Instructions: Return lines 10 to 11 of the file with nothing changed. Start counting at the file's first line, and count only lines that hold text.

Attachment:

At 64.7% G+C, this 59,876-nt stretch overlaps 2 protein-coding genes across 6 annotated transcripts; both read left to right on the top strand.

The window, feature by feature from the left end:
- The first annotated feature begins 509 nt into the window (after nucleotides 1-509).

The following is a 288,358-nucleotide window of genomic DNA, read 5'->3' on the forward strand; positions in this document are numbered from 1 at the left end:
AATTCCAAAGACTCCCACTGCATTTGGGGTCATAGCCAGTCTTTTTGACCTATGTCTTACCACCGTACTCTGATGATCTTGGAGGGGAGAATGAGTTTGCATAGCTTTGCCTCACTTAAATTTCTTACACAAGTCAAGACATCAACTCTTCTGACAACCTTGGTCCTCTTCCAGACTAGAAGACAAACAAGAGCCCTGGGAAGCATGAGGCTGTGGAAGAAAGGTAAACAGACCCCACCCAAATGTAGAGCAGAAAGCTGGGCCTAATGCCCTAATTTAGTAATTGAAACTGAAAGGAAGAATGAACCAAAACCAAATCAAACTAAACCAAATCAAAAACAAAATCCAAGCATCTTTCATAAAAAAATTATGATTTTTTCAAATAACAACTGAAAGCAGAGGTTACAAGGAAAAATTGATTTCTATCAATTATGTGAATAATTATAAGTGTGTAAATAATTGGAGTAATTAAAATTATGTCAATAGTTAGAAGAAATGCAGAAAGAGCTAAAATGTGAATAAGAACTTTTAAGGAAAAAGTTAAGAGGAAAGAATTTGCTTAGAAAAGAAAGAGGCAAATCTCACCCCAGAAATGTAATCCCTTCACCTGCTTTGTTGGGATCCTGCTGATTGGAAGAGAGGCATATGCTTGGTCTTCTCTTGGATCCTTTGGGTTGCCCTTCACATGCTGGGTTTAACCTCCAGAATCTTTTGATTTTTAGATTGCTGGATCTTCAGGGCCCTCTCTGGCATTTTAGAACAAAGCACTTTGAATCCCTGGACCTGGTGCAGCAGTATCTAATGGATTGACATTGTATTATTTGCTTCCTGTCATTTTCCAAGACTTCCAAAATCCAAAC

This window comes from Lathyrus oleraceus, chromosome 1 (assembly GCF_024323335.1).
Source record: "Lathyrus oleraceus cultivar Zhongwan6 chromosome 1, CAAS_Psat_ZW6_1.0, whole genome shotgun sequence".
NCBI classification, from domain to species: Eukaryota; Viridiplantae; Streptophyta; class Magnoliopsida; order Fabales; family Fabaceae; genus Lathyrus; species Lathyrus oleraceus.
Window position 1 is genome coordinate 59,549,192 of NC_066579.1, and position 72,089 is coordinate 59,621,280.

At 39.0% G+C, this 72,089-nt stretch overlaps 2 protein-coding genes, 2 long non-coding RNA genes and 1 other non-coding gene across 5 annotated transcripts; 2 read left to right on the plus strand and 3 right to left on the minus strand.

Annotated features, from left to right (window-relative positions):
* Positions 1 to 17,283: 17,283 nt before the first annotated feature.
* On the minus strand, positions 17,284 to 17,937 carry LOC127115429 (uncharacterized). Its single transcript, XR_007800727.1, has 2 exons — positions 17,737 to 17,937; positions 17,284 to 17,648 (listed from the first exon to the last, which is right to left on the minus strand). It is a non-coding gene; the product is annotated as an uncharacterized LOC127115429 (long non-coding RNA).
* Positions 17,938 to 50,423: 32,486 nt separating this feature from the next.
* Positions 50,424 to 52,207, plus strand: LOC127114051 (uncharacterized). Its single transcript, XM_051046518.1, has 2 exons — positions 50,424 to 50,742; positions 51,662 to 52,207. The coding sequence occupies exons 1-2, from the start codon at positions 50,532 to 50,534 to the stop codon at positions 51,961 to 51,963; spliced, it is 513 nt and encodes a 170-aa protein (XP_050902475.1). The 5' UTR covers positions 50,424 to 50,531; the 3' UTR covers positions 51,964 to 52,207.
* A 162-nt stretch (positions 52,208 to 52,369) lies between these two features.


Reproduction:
At 39.0% G+C, this 72,089-nt stretch overlaps 2 protein-coding genes, 2 long non-coding RNA genes and 1 other non-coding gene across 5 annotated transcripts; 2 read left to right on the plus strand and 3 right to left on the minus strand.

Annotated features, from left to right (window-relative positions):